A quick stop at the splendid Frampton Marsh RSPB (Lincs) produced the grotty male Red-necked Phalarope and a gang of six Temminck's Stints, which proved fairly difficult to pick up amongst the vegetation at times. There were also a few other waders, including small numbers of Dunlin, Greenshanks, Blackwits and a male Ruff in nice plumage. But time was pressing, and the ants in Staines' pants were calling for us to press on towards Cley.

Cutting a long story short, the experience was typically farsical. No bird, a load of tapes playing, and not alot of birds. Luckily, someone found a Lesser Yellowlegs on the pool next to Avocet Hide, so we traipsed round to West Bank and saw this bird in the fading light at some distance. Not a bad consolation, which was further backed up by singles of Spoonbill and Wood Sandpiper flying over. Got back to Sheffield about midnight.

Yesterday (15th), news broke of a male Citrine Wagtail at Conwy RSPB some time in the early afternoon. Realising that both Staines and Tim Jones 'needed' it, and the only Cit Wag I'd seen in the UK was a 1st-winter at Filey in September 2003, I rang up Ollie and organised a late afternoon jaunt to the northwest, as I was working until 15:30. So, eventually they arrived in Sheffield about 16:00 and, despite some pretty offensive traffic, we arrived at Conwy at about 18:30 with my Uncle Dave also now on board. Within five minutes, the wagtail was out and showing well (if a little distantly) along the far side of the pool. A splendid bird that brightened up a pretty grotty day for weather:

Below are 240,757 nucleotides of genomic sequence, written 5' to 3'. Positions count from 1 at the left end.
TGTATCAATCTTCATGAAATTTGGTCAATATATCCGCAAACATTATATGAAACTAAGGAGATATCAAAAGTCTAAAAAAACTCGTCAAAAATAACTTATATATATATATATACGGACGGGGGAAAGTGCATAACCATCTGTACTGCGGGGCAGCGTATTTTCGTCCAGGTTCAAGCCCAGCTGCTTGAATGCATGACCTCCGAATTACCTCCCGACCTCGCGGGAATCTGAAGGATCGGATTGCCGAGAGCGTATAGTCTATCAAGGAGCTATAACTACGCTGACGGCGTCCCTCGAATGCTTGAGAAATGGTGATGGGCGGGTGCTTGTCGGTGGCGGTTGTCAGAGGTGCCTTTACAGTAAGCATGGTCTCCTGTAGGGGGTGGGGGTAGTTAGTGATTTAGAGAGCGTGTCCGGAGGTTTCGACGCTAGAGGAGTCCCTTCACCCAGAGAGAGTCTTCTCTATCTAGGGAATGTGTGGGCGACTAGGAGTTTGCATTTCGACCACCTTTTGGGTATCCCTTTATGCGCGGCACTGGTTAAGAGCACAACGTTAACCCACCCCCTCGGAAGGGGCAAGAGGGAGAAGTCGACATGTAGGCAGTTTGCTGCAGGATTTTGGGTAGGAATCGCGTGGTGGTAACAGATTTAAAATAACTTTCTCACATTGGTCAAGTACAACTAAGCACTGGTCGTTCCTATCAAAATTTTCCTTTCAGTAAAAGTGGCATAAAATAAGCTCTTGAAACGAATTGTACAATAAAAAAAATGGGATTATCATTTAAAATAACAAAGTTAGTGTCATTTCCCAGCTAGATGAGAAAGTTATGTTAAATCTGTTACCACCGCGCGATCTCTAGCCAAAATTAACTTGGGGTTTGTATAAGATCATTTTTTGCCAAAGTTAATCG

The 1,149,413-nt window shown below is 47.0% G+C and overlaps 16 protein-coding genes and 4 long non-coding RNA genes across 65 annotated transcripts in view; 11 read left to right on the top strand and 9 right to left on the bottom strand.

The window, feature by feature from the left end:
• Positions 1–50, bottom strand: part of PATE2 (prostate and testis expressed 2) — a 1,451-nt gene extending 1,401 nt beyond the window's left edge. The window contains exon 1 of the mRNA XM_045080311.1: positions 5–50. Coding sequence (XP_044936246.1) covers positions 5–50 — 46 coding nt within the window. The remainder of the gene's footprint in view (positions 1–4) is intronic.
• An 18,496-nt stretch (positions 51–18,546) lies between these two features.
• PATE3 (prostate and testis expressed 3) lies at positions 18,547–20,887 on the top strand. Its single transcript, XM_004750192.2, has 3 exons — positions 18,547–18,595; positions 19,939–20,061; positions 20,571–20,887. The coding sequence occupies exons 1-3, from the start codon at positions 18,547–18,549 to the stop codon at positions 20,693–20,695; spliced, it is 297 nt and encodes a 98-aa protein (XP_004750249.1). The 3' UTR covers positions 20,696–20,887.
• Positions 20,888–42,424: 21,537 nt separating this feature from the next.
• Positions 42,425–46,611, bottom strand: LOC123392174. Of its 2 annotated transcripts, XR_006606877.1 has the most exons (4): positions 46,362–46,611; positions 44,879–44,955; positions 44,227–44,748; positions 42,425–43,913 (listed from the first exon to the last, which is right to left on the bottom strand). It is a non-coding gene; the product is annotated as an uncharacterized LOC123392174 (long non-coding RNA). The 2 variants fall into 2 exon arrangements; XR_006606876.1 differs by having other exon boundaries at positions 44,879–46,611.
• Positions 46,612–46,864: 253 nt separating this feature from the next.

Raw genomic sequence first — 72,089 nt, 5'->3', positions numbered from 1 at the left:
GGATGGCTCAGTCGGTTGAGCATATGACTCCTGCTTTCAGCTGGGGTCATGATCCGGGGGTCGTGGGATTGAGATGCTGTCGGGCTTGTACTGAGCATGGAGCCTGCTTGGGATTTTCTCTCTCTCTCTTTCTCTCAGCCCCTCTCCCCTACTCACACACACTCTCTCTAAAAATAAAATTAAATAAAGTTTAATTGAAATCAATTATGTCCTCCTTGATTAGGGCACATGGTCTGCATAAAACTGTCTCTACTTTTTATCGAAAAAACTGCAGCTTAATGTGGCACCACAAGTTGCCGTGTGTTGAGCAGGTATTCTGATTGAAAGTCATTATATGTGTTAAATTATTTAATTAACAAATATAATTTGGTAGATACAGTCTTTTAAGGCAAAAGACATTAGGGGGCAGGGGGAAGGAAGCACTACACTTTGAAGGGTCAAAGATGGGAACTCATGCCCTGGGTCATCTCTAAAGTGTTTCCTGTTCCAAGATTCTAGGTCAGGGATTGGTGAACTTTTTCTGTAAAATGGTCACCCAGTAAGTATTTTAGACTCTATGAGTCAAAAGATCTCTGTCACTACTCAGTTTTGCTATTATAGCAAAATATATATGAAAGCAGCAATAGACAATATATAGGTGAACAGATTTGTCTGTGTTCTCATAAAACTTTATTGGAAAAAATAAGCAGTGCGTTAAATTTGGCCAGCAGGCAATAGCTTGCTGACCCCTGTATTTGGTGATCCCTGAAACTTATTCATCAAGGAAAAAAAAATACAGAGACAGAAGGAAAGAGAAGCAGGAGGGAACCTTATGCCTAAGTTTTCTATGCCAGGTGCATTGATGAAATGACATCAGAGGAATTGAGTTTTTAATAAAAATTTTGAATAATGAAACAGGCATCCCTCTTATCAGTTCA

There wasn't alot else on the reserve save a White Wagtail and Little Ringed Plover, so we decided to head back towards England with enough light left to possibly plan a raid on one of two rare sandpipers in Cheshire. After dropping my Uncle back off in Hawarden, I was outvoted by my two low-listing passengers - I gave in and decided to give them a chance at the Broad-billed Sandpiper present on the foreshore at Meols, despite the odds seemingly stacked against us - tide coming in fast, light fading, and a lack of recent news. The journey up to Meols was pretty quick along the M53, and we pulled up along the seafront to find people staring at several incredibly skittish flocks of Dunlin. I decided it was a good time to tell the boys they had wasted my effort and there was 'no chance' of connecting - this reinforced when all the birds headed off west towards the lifeboat station.

We drove round there anyway, and found a good few thousand Dunlin. With a strong wind blowing 'scopes around combined with the ever-poorer light conditions, it seemed desperate. Nevertheless, I picked the bird up asleep and way off to the right at about the fourth scan, so we walked a couple of hundred yards or so down the promenade to obtain better views. This is basically what it looked like:

Spot the Broad-billed Sandpiper...

Gritty pixelated close-up

Staines and Tim did enjoy brief views of the bird with it's head out (necessary for a lifer of course!) although I was rather cold and ready to go, so had packed up by the time it decided to oblige. Nice easy drive home and was back in Sheffield for about half 10 last night, with two great birds 'in the bag'. Got to love a bit of twitching every now and again.